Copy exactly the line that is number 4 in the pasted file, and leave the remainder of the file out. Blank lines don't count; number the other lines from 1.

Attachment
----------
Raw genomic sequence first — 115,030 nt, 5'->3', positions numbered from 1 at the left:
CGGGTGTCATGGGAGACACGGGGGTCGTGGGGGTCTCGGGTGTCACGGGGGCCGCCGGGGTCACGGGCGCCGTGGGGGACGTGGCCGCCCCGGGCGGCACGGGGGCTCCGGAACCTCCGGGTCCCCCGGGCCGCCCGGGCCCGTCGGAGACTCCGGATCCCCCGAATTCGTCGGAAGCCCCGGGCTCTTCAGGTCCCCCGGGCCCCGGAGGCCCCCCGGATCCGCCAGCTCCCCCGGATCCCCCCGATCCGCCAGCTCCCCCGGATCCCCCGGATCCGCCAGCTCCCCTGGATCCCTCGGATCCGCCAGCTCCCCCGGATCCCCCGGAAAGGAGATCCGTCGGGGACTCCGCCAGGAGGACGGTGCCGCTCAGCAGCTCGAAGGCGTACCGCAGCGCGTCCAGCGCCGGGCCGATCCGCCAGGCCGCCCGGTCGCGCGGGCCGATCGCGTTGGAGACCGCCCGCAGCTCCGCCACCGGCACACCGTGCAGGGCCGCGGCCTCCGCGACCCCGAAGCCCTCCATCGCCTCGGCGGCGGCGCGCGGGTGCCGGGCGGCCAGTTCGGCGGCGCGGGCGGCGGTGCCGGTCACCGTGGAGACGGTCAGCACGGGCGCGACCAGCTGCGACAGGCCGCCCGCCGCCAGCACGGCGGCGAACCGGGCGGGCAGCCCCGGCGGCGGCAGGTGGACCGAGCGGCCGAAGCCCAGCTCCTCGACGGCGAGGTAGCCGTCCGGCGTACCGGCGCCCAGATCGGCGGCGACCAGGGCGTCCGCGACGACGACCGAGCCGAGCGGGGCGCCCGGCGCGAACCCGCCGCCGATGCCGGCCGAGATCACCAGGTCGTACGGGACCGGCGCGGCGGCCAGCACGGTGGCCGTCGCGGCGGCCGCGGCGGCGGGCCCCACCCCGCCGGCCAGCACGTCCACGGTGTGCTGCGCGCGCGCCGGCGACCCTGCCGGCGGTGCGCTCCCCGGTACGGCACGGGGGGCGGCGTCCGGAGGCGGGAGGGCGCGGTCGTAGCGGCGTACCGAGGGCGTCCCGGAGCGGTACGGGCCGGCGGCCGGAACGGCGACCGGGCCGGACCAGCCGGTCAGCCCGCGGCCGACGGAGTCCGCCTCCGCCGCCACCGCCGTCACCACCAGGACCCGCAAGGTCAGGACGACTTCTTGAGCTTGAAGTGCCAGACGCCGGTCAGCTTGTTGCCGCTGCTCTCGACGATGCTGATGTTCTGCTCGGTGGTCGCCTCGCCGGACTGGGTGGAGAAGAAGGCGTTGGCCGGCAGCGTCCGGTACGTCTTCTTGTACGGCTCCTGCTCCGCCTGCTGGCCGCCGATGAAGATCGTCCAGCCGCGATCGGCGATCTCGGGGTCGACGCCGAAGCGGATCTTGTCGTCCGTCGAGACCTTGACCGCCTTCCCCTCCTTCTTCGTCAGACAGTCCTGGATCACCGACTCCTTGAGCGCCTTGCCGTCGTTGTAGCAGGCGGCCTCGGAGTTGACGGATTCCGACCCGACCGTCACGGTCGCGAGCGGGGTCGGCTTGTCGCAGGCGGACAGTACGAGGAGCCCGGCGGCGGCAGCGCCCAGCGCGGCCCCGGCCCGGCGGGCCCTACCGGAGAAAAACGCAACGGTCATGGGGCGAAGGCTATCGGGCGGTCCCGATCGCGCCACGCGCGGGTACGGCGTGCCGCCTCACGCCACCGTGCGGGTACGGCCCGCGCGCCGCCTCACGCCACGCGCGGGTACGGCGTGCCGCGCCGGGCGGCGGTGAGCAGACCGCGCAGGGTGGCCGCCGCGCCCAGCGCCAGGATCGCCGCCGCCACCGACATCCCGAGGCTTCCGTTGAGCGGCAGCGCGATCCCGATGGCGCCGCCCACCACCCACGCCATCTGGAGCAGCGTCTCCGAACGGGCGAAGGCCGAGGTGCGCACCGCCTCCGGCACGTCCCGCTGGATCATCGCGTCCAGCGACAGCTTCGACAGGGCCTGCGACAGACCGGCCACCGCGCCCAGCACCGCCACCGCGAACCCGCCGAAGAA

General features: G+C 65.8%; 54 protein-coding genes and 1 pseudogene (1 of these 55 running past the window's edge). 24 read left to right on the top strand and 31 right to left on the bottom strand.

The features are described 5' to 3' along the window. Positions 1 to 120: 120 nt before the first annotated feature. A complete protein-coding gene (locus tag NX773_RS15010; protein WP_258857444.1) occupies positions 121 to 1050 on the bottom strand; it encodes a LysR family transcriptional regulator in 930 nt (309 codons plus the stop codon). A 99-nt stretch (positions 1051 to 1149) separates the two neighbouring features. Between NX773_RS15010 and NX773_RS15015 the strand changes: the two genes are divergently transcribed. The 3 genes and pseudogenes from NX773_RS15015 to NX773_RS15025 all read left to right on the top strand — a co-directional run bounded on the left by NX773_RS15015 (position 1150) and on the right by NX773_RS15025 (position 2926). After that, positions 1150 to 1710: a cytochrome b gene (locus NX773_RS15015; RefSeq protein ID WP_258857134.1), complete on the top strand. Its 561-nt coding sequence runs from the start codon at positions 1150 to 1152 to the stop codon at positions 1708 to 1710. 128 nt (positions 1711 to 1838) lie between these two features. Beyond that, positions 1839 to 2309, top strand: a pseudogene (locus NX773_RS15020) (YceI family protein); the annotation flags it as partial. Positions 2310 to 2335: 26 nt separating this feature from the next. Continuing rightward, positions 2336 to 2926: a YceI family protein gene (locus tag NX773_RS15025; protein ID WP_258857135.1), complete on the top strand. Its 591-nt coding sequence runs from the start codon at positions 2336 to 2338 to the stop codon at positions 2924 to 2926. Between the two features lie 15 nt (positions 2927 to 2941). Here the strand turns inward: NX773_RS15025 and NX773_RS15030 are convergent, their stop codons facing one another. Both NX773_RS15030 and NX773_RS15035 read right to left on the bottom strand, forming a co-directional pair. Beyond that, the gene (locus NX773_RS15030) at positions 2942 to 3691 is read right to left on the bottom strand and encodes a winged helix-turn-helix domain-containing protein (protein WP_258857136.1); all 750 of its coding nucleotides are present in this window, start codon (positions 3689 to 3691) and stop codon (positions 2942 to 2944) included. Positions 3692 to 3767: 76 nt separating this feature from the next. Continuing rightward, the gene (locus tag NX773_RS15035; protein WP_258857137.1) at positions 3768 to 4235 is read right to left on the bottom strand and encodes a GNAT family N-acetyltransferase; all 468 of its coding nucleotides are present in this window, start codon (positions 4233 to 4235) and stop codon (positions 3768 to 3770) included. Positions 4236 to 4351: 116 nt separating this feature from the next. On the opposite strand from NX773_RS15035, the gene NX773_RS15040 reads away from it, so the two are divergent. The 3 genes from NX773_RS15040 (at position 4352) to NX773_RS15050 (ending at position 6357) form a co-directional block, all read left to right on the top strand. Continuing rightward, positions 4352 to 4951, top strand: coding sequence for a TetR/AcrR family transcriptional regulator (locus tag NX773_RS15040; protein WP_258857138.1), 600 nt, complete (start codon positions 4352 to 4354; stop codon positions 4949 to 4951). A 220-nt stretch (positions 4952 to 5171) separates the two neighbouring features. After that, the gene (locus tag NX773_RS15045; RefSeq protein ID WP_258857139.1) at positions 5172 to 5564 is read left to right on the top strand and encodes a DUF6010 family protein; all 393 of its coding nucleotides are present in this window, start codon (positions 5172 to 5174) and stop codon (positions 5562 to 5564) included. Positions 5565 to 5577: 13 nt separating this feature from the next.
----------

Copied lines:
The features are described 5' to 3' along the window. Positions 1 to 120: 120 nt before the first annotated feature. A complete protein-coding gene (locus tag NX773_RS15010; protein WP_258857444.1) occupies positions 121 to 1050 on the bottom strand; it encodes a LysR family transcriptional regulator in 930 nt (309 codons plus the stop codon). A 99-nt stretch (positions 1051 to 1149) separates the two neighbouring features. Between NX773_RS15010 and NX773_RS15015 the strand changes: the two genes are divergently transcribed. The 3 genes and pseudogenes from NX773_RS15015 to NX773_RS15025 all read left to right on the top strand — a co-directional run bounded on the left by NX773_RS15015 (position 1150) and on the right by NX773_RS15025 (position 2926). After that, positions 1150 to 1710: a cytochrome b gene (locus NX773_RS15015; RefSeq protein ID WP_258857134.1), complete on the top strand. Its 561-nt coding sequence runs from the start codon at positions 1150 to 1152 to the stop codon at positions 1708 to 1710. 128 nt (positions 1711 to 1838) lie between these two features. Beyond that, positions 1839 to 2309, top strand: a pseudogene (locus NX773_RS15020) (YceI family protein); the annotation flags it as partial. Positions 2310 to 2335: 26 nt separating this feature from the next. Continuing rightward, positions 2336 to 2926: a YceI family protein gene (locus tag NX773_RS15025; protein ID WP_258857135.1), complete on the top strand. Its 591-nt coding sequence runs from the start codon at positions 2336 to 2338 to the stop codon at positions 2924 to 2926. Between the two features lie 15 nt (positions 2927 to 2941). Here the strand turns inward: NX773_RS15025 and NX773_RS15030 are convergent, their stop codons facing one another. Both NX773_RS15030 and NX773_RS15035 read right to left on the bottom strand, forming a co-directional pair. Beyond that, the gene (locus NX773_RS15030) at positions 2942 to 3691 is read right to left on the bottom strand and encodes a winged helix-turn-helix domain-containing protein (protein WP_258857136.1); all 750 of its coding nucleotides are present in this window, start codon (positions 3689 to 3691) and stop codon (positions 2942 to 2944) included. Positions 3692 to 3767: 76 nt separating this feature from the next. Continuing rightward, the gene (locus tag NX773_RS15035; protein WP_258857137.1) at positions 3768 to 4235 is read right to left on the bottom strand and encodes a GNAT family N-acetyltransferase; all 468 of its coding nucleotides are present in this window, start codon (positions 4233 to 4235) and stop codon (positions 3768 to 3770) included. Positions 4236 to 4351: 116 nt separating this feature from the next. On the opposite strand from NX773_RS15035, the gene NX773_RS15040 reads away from it, so the two are divergent. The 3 genes from NX773_RS15040 (at position 4352) to NX773_RS15050 (ending at position 6357) form a co-directional block, all read left to right on the top strand. Continuing rightward, positions 4352 to 4951, top strand: coding sequence for a TetR/AcrR family transcriptional regulator (locus tag NX773_RS15040; protein WP_258857138.1), 600 nt, complete (start codon positions 4352 to 4354; stop codon positions 4949 to 4951). A 220-nt stretch (positions 4952 to 5171) separates the two neighbouring features. After that, the gene (locus tag NX773_RS15045; RefSeq protein ID WP_258857139.1) at positions 5172 to 5564 is read left to right on the top strand and encodes a DUF6010 family protein; all 393 of its coding nucleotides are present in this window, start codon (positions 5172 to 5174) and stop codon (positions 5562 to 5564) included. Positions 5565 to 5577: 13 nt separating this feature from the next.